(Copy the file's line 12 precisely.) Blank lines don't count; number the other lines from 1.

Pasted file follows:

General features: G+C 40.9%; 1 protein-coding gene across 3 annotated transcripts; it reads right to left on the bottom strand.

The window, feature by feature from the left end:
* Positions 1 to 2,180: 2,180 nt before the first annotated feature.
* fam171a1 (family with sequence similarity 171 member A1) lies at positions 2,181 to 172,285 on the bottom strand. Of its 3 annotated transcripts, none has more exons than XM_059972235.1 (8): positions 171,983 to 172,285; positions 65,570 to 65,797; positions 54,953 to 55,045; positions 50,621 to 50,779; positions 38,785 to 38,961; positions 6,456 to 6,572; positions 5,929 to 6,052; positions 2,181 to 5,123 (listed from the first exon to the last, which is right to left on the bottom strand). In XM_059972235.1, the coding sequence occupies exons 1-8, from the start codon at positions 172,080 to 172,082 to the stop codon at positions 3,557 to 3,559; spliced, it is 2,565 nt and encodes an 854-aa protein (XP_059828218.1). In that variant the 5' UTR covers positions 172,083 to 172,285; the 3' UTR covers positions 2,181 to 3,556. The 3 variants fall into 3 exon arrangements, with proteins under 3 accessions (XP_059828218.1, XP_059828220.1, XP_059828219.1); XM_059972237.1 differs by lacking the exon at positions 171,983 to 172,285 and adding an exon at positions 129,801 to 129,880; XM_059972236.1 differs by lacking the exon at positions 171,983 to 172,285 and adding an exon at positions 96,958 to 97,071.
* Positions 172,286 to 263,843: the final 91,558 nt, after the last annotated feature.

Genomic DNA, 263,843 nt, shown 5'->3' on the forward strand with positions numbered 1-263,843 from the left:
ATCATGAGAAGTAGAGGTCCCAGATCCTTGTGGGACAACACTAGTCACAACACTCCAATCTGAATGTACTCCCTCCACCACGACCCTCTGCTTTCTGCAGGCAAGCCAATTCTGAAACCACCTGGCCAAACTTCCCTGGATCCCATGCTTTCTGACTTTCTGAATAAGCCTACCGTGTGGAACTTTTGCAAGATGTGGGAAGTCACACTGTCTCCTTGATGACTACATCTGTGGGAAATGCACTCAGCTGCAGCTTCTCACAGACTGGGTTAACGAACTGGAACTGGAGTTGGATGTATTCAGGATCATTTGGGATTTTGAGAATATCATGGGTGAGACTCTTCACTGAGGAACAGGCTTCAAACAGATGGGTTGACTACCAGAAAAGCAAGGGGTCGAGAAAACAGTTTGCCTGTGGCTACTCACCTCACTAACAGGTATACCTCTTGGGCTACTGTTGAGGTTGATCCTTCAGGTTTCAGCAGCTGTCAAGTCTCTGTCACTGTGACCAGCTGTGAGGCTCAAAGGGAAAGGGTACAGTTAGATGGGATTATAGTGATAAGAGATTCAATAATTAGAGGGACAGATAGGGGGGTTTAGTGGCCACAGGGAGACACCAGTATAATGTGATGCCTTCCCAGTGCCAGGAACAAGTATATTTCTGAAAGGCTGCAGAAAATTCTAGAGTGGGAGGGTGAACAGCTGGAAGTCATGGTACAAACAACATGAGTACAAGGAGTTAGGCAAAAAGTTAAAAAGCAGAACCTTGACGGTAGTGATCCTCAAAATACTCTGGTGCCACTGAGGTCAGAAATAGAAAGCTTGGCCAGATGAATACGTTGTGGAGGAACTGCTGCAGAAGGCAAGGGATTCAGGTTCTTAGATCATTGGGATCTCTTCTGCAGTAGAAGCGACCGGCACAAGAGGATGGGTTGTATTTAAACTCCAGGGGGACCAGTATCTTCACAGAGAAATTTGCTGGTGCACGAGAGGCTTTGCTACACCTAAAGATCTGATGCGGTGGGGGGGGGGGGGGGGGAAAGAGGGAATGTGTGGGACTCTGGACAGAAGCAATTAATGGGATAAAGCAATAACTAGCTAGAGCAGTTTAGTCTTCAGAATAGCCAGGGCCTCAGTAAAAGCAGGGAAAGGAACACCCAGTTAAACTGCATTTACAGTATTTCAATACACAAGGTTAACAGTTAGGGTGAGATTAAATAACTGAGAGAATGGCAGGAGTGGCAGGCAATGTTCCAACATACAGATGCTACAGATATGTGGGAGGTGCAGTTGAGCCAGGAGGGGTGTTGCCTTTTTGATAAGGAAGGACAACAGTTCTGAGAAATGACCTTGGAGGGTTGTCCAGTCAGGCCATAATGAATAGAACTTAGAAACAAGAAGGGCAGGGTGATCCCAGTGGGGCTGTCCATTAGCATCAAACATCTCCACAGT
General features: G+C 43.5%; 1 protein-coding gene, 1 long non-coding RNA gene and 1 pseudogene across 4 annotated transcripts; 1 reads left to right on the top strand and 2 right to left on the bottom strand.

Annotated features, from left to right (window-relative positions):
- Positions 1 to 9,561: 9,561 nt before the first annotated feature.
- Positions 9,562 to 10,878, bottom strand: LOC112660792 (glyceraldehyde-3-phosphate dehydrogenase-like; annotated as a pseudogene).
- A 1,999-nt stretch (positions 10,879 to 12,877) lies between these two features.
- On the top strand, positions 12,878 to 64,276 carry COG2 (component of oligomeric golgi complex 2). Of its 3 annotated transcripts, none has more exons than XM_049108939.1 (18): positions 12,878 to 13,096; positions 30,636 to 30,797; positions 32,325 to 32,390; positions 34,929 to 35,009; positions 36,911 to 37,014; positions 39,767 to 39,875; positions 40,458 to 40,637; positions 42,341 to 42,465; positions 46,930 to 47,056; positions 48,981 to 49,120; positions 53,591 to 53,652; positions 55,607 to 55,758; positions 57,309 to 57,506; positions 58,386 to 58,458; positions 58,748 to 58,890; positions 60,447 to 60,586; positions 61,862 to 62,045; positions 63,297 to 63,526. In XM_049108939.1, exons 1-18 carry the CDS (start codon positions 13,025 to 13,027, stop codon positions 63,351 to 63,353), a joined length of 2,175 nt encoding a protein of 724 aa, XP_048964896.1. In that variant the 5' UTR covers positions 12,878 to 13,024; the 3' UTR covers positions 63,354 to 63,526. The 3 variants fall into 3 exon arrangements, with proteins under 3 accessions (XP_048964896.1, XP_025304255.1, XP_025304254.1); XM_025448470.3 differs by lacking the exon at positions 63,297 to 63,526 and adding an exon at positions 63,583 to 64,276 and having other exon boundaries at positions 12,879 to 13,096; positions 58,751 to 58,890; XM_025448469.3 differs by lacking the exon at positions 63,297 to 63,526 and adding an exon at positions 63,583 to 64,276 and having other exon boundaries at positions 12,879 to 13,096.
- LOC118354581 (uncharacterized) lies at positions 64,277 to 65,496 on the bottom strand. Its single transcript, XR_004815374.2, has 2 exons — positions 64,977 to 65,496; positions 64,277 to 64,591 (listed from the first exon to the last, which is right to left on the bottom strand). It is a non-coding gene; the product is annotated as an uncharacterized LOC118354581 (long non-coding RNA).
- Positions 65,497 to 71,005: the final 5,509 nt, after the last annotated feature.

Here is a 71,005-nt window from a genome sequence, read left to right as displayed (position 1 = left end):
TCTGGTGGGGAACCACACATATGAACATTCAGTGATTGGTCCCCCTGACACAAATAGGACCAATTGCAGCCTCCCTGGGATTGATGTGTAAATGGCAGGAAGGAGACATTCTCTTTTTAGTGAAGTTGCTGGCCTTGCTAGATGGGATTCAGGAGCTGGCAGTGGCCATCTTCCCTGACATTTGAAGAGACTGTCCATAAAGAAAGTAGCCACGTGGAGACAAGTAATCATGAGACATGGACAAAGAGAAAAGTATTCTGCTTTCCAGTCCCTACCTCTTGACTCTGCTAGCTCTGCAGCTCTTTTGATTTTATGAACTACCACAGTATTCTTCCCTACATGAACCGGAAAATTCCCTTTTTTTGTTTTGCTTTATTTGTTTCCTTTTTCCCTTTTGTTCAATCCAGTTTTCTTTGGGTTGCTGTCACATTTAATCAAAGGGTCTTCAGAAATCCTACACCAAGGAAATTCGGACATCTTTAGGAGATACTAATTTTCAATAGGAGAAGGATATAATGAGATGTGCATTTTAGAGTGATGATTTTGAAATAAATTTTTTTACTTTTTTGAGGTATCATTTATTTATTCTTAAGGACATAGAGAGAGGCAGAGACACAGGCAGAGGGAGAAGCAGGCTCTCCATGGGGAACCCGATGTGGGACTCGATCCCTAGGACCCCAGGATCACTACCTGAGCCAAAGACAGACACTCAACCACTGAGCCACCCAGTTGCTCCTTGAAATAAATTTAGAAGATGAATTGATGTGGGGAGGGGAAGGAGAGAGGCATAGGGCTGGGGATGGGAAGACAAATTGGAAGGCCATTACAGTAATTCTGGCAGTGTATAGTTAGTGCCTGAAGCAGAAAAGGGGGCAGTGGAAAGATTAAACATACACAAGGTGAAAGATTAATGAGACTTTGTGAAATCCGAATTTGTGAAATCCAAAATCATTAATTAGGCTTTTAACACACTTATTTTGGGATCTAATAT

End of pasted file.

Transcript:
- A 1,999-nt stretch (positions 10,879 to 12,877) lies between these two features.